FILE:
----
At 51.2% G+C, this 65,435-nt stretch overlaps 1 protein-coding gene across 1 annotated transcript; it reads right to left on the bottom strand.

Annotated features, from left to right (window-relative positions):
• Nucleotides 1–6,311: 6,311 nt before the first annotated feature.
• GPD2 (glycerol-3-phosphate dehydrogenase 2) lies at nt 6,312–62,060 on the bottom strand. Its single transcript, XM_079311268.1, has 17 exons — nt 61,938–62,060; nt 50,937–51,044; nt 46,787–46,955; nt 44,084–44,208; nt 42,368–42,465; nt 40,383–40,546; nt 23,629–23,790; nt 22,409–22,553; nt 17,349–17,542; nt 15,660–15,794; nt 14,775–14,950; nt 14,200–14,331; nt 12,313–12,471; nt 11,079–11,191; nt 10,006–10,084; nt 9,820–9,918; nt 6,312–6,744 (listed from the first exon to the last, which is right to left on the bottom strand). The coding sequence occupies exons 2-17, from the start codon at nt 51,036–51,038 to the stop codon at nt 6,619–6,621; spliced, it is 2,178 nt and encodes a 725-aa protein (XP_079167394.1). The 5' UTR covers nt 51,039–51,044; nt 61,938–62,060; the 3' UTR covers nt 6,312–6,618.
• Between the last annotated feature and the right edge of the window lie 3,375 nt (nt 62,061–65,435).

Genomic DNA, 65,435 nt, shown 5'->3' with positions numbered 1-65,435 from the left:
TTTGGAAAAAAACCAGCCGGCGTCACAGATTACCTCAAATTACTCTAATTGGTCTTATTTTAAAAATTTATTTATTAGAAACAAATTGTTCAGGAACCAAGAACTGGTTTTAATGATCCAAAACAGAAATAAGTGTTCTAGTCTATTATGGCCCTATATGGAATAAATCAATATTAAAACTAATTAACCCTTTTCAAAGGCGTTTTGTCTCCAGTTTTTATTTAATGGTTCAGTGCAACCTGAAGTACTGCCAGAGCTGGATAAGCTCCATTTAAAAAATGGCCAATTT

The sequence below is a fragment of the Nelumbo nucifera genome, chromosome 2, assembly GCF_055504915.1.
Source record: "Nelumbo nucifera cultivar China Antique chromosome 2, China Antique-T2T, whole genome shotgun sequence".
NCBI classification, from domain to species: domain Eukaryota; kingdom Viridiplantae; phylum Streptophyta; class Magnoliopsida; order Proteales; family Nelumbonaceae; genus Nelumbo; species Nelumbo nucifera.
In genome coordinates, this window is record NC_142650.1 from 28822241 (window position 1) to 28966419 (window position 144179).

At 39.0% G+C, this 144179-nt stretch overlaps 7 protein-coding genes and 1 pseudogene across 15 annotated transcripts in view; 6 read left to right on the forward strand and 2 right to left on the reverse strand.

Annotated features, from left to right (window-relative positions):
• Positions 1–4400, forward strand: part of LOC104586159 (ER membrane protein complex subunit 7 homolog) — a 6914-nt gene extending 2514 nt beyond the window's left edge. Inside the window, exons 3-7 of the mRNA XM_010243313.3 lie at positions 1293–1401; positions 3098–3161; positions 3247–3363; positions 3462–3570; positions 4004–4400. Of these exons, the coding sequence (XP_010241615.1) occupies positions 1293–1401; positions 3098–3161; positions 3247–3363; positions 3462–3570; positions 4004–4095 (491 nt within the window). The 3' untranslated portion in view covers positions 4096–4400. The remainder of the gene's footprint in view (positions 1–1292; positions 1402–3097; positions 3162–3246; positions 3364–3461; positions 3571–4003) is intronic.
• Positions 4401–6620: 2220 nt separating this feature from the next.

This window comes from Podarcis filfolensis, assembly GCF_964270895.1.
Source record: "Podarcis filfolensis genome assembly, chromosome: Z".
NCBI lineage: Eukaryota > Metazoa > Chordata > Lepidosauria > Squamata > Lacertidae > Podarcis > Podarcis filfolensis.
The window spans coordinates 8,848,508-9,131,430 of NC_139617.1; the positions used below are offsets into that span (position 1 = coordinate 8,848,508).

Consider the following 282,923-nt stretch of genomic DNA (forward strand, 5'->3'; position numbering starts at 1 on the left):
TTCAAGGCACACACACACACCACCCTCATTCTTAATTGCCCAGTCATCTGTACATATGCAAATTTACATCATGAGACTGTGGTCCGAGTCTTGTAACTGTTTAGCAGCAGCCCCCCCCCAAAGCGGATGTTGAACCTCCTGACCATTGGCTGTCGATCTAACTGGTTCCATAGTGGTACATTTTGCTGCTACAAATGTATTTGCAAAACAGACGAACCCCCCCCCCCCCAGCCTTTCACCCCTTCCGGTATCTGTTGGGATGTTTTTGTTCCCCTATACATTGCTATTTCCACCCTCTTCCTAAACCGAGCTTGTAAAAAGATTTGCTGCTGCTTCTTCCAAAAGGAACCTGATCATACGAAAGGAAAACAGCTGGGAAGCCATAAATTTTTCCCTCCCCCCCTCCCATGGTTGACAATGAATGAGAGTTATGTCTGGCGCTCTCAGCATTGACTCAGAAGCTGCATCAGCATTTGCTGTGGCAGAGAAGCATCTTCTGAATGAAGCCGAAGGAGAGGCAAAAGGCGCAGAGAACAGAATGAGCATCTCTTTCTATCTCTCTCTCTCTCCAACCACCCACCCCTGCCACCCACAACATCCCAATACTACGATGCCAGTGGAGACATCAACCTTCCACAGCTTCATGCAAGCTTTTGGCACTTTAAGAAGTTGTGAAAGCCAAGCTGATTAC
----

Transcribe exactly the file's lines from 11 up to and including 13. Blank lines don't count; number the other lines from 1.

In genome coordinates, this window is record NC_142650.1 from 28822241 (window position 1) to 28966419 (window position 144179).

At 39.0% G+C, this 144179-nt stretch overlaps 7 protein-coding genes and 1 pseudogene across 15 annotated transcripts in view; 6 read left to right on the forward strand and 2 right to left on the reverse strand.

Annotated features, from left to right (window-relative positions):